The closest the night got to that frustrating area was “Heaven Is in Your Mind,” which has fun with time signatures from start to finish. Thankfully, Petito and Ciarlante’s rebar-strengthened foundation kept everything securely grounded, even as the band did some serious space travel on “Dear Mr. Fantasy” and “Paper Sun.” In the spirit of Traffic drummer Jim Capaldi, Ciarlante contributed some nasty vocals of his own on “Medicated Goo” and the song that was my gateway into the world of Traffic, “Empty Pages.” When Eppard wasn’t killing it on vocals, he played both analog and digital congas, occasionally using small shakers as “drum sticks” to expand the music that much more.
Guitar wasn’t a major factor in later Traffic recordings, probably because it was just one more thing Winwood had to play in the studio. On the early stuff, though, Mason’s searing guitar was right up front, and Andy Stack brought more and more of that steel-edged stuff with each passing tune. He was right in your face on “Medicated Goo” (my favorite early Traffic tune), sent the band sailing into a wormhole on “Dear Mr. Fantasy”, and pulled us all into the medieval vibe of “40,000 Headmen” with a beautiful acoustic guitar that danced with Harris’ elegant flute while Katz wrapped swirling organ around the whole piece. Stack also handled the halting vocal to “Feelin’ Alright” perfectly.
Petito finally told us, “This is our last tune…” Then he grinned and added, “but it’s really, REALLY long!” That could only mean the iconic title track to Low Spark, which Petito himself started with big notes from his booming bass; the rest of the band came in layer by layer, making our smiles grow a little wider with each addition. As with everything he did, Eppard handled the piece’s vocal variations masterfully, from Winwood’s hushed opening question to his snarling ending declaration. Although Harris had been doling out head-crushing sax lines when the occasion called for it, he sprinkled a little echoplex on his axe here and sent us all into spiraling ecstasy. Katz’ piano solo was a textbook example of what happens when animal keyboardists attack, and Stack’s storming guitar made you forget the middling solo on the original recording.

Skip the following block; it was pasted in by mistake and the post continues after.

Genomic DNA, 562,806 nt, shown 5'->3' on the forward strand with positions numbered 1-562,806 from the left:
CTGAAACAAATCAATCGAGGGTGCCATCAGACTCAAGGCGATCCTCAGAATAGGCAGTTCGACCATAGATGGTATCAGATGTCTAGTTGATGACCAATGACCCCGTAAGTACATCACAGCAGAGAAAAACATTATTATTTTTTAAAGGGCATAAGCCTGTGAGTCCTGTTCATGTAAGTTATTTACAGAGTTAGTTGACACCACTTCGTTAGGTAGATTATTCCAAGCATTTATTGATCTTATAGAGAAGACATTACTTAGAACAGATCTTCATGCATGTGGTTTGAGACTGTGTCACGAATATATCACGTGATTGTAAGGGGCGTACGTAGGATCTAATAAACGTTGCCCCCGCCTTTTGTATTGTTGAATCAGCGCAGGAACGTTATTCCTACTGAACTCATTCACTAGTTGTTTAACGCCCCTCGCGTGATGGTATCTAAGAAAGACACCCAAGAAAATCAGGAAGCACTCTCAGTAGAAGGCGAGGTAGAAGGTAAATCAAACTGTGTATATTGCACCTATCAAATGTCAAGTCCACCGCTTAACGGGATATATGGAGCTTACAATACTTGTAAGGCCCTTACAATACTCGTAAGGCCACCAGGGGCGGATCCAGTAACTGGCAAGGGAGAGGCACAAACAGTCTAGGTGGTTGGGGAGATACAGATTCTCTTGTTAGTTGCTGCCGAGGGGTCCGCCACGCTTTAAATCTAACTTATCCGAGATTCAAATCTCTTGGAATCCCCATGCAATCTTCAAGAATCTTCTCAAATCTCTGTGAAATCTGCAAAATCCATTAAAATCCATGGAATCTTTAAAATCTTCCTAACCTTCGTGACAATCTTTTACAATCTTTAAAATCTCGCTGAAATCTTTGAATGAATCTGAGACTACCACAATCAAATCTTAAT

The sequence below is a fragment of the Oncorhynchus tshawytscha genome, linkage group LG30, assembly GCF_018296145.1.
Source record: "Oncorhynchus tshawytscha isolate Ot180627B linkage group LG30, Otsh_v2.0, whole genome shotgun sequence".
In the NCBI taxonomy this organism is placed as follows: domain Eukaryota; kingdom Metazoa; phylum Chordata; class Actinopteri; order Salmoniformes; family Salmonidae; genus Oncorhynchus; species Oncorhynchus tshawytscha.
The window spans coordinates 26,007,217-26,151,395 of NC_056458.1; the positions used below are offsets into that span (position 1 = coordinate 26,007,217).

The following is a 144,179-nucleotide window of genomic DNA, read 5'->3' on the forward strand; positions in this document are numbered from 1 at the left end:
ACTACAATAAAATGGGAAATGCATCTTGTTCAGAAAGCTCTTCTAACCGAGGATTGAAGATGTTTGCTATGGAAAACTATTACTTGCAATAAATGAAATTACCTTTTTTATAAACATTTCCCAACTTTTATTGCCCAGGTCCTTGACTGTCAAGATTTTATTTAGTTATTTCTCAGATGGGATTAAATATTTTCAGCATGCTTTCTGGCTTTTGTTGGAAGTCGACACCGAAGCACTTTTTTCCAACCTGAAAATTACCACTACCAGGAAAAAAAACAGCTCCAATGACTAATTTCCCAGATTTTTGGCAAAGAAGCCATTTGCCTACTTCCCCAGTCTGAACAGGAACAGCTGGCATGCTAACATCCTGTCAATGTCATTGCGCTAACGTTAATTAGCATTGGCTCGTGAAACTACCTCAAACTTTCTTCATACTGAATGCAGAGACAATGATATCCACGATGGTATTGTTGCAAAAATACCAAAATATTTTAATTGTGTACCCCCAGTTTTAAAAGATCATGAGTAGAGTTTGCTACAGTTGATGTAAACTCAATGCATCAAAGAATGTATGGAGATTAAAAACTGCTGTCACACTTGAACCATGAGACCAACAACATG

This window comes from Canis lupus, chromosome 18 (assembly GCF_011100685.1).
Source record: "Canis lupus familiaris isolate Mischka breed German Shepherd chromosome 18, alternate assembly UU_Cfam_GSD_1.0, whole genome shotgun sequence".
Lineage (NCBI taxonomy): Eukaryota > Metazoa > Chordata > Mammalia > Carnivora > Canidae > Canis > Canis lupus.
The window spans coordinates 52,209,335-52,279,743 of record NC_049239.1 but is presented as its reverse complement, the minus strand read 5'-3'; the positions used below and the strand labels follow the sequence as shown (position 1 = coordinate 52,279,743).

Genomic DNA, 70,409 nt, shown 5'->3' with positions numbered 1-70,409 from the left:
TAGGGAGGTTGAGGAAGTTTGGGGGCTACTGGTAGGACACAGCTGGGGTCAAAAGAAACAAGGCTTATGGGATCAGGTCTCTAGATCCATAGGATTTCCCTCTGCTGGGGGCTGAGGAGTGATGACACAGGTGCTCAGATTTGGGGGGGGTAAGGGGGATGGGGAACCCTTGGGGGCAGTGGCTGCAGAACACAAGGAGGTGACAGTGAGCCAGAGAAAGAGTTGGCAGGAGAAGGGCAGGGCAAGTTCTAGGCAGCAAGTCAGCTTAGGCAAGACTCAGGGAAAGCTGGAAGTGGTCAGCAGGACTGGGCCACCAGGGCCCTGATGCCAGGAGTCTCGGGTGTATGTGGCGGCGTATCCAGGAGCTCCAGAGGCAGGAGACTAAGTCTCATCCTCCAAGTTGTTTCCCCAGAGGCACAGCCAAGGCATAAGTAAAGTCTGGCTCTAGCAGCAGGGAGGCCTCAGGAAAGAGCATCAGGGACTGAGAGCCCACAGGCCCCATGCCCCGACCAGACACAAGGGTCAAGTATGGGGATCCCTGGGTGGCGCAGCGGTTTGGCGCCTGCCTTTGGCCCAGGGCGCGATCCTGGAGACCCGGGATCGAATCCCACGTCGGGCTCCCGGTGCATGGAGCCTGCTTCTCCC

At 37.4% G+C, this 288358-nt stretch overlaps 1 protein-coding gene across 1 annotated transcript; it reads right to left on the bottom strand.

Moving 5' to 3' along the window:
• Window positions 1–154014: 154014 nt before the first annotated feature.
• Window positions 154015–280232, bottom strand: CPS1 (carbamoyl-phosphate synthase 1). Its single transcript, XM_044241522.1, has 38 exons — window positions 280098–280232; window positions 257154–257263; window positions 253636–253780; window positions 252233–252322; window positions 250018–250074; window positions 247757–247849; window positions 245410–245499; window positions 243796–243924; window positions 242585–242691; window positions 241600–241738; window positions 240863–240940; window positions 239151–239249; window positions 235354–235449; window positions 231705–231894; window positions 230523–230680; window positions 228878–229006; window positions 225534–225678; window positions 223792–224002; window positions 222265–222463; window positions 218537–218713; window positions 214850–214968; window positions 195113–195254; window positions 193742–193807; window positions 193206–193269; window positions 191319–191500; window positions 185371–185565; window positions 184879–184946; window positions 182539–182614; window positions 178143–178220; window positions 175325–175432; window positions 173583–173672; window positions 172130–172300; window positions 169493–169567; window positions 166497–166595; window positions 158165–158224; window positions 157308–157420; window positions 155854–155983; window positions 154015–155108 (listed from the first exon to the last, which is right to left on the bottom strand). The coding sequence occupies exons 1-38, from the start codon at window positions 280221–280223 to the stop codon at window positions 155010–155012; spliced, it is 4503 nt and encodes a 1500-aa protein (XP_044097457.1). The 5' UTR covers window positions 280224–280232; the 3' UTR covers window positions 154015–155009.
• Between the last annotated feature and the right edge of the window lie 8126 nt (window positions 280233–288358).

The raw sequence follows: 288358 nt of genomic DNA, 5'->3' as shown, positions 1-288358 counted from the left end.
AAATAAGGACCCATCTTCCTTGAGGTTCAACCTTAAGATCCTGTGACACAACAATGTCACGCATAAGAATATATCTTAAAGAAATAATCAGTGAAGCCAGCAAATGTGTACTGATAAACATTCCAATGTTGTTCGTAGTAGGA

The boogie-centric encore “Gimme Some Lovin’” may have pre-dated Traffic entirely, but you had to know Winwood heard crowds call for it long after he left the Spencer Davis Group. Happily, we won’t have to make many calls to see this band again: Petito recently announced on Facebook that there would be more Traffic shows in 2018. Now we just have to get this band a name! My choice would be either Tragic Magic – a tune from the Low Spark follow-up Shootout at the Fantasy Factory – or Freaky Freddie Frolic, after a character in “Medicated Goo.” That last one sets up the possibility of an interviewer who wasn’t that familiar with Traffic asking, “Oh, by the way, which one’s Freddie?”
GO HERE to see more of Rudy Lu’s photos of this concert…
UPCOMING: Next up on the calendar for the Music of Traffic is a concert at The Falcon in Marlboro at 8pm on Saturday, February 17. Donations are encouraged.